Once known as Death to Spies 3: Ghosts of Moscow back in 2010, is now known as Alekhine’s Gun with Maximum Games picking up both developer and publishing duties. This is a stealth action game akin to IO Interactive’s Hitman: Blood Money, and I reference that game specifically because that’s what Alekhine’s Gun so closely resembles in both gameplay and visuals. Alekhine’s Gun is a good game buried by being a victim of long development and bad timing of release that doesn’t hold up to its contemporaries.
Name after the chess formation, Alekhine’s Gun spans two significant times in American history, within the Cold War and a couple of flashbacks to World War II operations where the the Death to Spies games took place. You again play as Semyon Strogov, otherwise known as KGB Agent Alekhine (codenamed after the World Chess Champion the move comes from). He is recruited by the CIA in what becomes a long-lasting conspiracy revolving around the Bay of Pigs and eventual assassination of President John F. Kennedy. It takes itself serious, but believably so that you get somewhat invested for what’s at stake. From there it is a globe-trotting adventure of assassinations.
Clocking in at over ten hours of gameplay, the eleven missions offer different objectives, but lack in variance. Almost every mission requires a kill, except a few here and there. As the stakes get higher, so does the tension, surprisingly. In these later missions, the AI is also more aware of your presence and less willing to let things slide. To achieve your goals, you’ll luckily have the AI going through loops to allow you the time and opportunity to poison a food item, pour lighter fluid into a grill, or crash a chandelier on an unsuspecting target. These chances to cause accidents don’t happen as frequently as I would have liked.
Alekhine’s Gun feels like classic Hitman, like that of the aforementioned Blood Money. Each level is boasted at being open levels, and while that’s mostly true, you’ll notice the limitations when you bump into an invisible wall or seeing that some objectives can’t be met until others are completed first. Unless you go in guns blazing, any attempt at stealth will require a disguise to get past any level of security or Alekhine will be analyzed under intense scrutiny and ultimately alerting everyone to go after you. Alekhine doesn’t have health regeneration or med-packs, what you start with is what you end with. And if you’re not a fan of being shot or having you alerted to the area, you’ll have to rely on manual saves to reload from as the game does not checkpoint or autosave at any point.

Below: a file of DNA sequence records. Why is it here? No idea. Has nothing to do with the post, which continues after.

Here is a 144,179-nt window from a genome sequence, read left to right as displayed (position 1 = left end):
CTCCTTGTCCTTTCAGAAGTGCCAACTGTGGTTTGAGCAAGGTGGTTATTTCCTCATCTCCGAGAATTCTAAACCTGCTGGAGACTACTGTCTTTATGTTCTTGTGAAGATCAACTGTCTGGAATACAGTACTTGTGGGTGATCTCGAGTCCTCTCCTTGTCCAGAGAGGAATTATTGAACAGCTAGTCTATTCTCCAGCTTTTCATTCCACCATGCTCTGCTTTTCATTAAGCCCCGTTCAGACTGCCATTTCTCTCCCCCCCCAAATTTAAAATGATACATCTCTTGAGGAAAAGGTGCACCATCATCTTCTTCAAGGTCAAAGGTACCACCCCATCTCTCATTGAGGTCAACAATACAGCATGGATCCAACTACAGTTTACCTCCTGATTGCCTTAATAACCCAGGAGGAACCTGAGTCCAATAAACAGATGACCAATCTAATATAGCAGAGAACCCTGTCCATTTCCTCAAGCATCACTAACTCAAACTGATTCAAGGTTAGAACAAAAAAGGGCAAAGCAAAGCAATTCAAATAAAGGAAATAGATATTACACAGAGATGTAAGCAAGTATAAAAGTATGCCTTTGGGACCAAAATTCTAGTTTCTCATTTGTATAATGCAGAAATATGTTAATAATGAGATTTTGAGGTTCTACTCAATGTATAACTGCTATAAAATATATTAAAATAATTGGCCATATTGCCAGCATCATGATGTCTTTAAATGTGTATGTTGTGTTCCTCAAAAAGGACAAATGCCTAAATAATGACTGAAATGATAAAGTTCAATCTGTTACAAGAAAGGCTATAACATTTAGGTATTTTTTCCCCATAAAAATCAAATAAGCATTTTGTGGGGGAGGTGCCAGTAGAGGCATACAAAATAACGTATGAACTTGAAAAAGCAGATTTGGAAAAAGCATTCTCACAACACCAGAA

In terms of gameplay, you’ll sneak, take cover, garrote, and take out enemies on your way to your ultimate target. I have to say, Alekhine’s Gun has the more unique lock-picking mini-games I’ve used as a mechanic. It’s just matching puzzle pieces together within a locking mechanism, some locks are two or three tumblers, but with the added stress of an enemy coming upon you while doing this makes for a very tense system. You also have the ability to turn on instinct mode, which really isn’t much help. It identifies people in the area and their cones of vision, but I never found it to be helpful in completing missions. The map helped me more than anything else, as many of these levels get quite labyrinthine in order to get around.
By mission’s end, you are rated by how violent, noisy, accurate, and professional you were (or weren’t) in terms of completing your objectives. The ratings range from Amateur to Saboteur to Assassin, and even Ghost which is not one that I had achieved through my time with the game.
Being stealthy and undetected during missions earns you RP (rating points) which allow to buy and upgrade weapons. More weapons become available as you play new missions. The most valuable purchases are the ones that enhance stealth, such as silencers for pistols. There’s no discernible reason to bring or not bring something. There’s no weight limit, just an inventory limit of what you can bring, but I never strayed from the default list of items: knife, pistol, chloroform, and garrote. I was never tempted to do otherwise. The weapons are also limited to the era, so there aren’t very many to choose from, but the gunplay when shooting guns leaves a lot to be desired, often feeling loose and sloppy.
It doesn’t help that Alekhine’s Gun looks and feels like a game made five or six years ago (which given its lengthy development cycle, actually has). There’s detail in the game, but overall still looks blurry or upped in resolution. Shading is heavily contrasted, making everything look really dark even during brightly-lit mid-day. The performance of the game is easily over 60 frames per second at all times, it never slows down for anything.
During my pre-release playtime, I found the game a bit buggy, crashing often multiple times per level at random areas. One I time I even fell through the world and had to reload a save. The subtitles are somewhat lazy, where I spotted a “Who r u?” as a line of dialogue. It doesn’t happen often, but thankfully the voice acting is a bit better.
For the most part, Alekhine’s Gun is a fine game, but is one out of time. It’s a game that would have fit in nicely with the last generation of consoles and PC, and it just sticks out and doesn’t work in today’s generation. It’s often buggy, not nice to look at, or too rigid to play. It has an interesting story, some fun missions, and a cool soundtrack, but none of it helps its dated gameplay. It being a game released in 2016, is too rough to recommend, especially at full price.
A pre-release Steam code for the game was provided by the publisher for review purposes.